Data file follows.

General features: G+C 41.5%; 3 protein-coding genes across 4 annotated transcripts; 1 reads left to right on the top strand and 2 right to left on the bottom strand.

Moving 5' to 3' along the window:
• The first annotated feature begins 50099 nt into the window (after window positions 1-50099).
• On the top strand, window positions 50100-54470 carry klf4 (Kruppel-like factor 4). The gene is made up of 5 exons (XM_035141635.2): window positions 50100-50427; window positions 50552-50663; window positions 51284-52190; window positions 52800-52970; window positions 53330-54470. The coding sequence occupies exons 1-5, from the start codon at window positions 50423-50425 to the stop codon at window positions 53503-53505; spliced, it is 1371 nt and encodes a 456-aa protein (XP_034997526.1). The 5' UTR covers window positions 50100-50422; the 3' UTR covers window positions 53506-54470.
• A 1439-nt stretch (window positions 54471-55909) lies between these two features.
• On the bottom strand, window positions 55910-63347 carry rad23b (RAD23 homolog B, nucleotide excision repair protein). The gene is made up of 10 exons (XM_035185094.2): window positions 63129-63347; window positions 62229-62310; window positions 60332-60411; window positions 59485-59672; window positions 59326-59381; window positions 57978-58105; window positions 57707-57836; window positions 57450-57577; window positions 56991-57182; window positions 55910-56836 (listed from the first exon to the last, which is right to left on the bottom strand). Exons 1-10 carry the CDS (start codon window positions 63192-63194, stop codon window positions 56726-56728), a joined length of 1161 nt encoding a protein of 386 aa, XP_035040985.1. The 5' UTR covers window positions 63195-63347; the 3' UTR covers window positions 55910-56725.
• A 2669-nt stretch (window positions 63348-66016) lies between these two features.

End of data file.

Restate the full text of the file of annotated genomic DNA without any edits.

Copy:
General features: G+C 41.5%; 3 protein-coding genes across 4 annotated transcripts; 1 reads left to right on the top strand and 2 right to left on the bottom strand.

Moving 5' to 3' along the window:
• The first annotated feature begins 50099 nt into the window (after window positions 1-50099).
• On the top strand, window positions 50100-54470 carry klf4 (Kruppel-like factor 4). The gene is made up of 5 exons (XM_035141635.2): window positions 50100-50427; window positions 50552-50663; window positions 51284-52190; window positions 52800-52970; window positions 53330-54470. The coding sequence occupies exons 1-5, from the start codon at window positions 50423-50425 to the stop codon at window positions 53503-53505; spliced, it is 1371 nt and encodes a 456-aa protein (XP_034997526.1). The 5' UTR covers window positions 50100-50422; the 3' UTR covers window positions 53506-54470.
• A 1439-nt stretch (window positions 54471-55909) lies between these two features.
• On the bottom strand, window positions 55910-63347 carry rad23b (RAD23 homolog B, nucleotide excision repair protein). The gene is made up of 10 exons (XM_035185094.2): window positions 63129-63347; window positions 62229-62310; window positions 60332-60411; window positions 59485-59672; window positions 59326-59381; window positions 57978-58105; window positions 57707-57836; window positions 57450-57577; window positions 56991-57182; window positions 55910-56836 (listed from the first exon to the last, which is right to left on the bottom strand). Exons 1-10 carry the CDS (start codon window positions 63192-63194, stop codon window positions 56726-56728), a joined length of 1161 nt encoding a protein of 386 aa, XP_035040985.1. The 5' UTR covers window positions 63195-63347; the 3' UTR covers window positions 55910-56725.
• A 2669-nt stretch (window positions 63348-66016) lies between these two features.